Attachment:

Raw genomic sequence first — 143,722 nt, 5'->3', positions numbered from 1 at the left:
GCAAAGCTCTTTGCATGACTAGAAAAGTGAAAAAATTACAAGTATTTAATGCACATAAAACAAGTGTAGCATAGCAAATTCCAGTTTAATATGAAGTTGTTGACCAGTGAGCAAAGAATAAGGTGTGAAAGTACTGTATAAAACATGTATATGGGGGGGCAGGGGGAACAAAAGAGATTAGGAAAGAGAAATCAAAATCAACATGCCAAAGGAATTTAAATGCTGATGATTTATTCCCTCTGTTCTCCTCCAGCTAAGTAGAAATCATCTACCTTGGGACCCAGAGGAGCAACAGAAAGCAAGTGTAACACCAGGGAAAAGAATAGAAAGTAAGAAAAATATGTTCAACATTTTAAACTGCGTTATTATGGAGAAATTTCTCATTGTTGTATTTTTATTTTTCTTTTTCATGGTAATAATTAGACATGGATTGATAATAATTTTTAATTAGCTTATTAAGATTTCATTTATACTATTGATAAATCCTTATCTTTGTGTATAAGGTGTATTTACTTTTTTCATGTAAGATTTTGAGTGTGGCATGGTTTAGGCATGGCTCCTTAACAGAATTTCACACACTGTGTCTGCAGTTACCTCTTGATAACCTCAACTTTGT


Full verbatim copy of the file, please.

Raw genomic sequence first — 143,722 nt, 5'->3', positions numbered from 1 at the left:
GCAAAGCTCTTTGCATGACTAGAAAAGTGAAAAAATTACAAGTATTTAATGCACATAAAACAAGTGTAGCATAGCAAATTCCAGTTTAATATGAAGTTGTTGACCAGTGAGCAAAGAATAAGGTGTGAAAGTACTGTATAAAACATGTATATGGGGGGGCAGGGGGAACAAAAGAGATTAGGAAAGAGAAATCAAAATCAACATGCCAAAGGAATTTAAATGCTGATGATTTATTCCCTCTGTTCTCCTCCAGCTAAGTAGAAATCATCTACCTTGGGACCCAGAGGAGCAACAGAAAGCAAGTGTAACACCAGGGAAAAGAATAGAAAGTAAGAAAAATATGTTCAACATTTTAAACTGCGTTATTATGGAGAAATTTCTCATTGTTGTATTTTTATTTTTCTTTTTCATGGTAATAATTAGACATGGATTGATAATAATTTTTAATTAGCTTATTAAGATTTCATTTATACTATTGATAAATCCTTATCTTTGTGTATAAGGTGTATTTACTTTTTTCATGTAAGATTTTGAGTGTGGCATGGTTTAGGCATGGCTCCTTAACAGAATTTCACACACTGTGTCTGCAGTTACCTCTTGATAACCTCAACTTTGT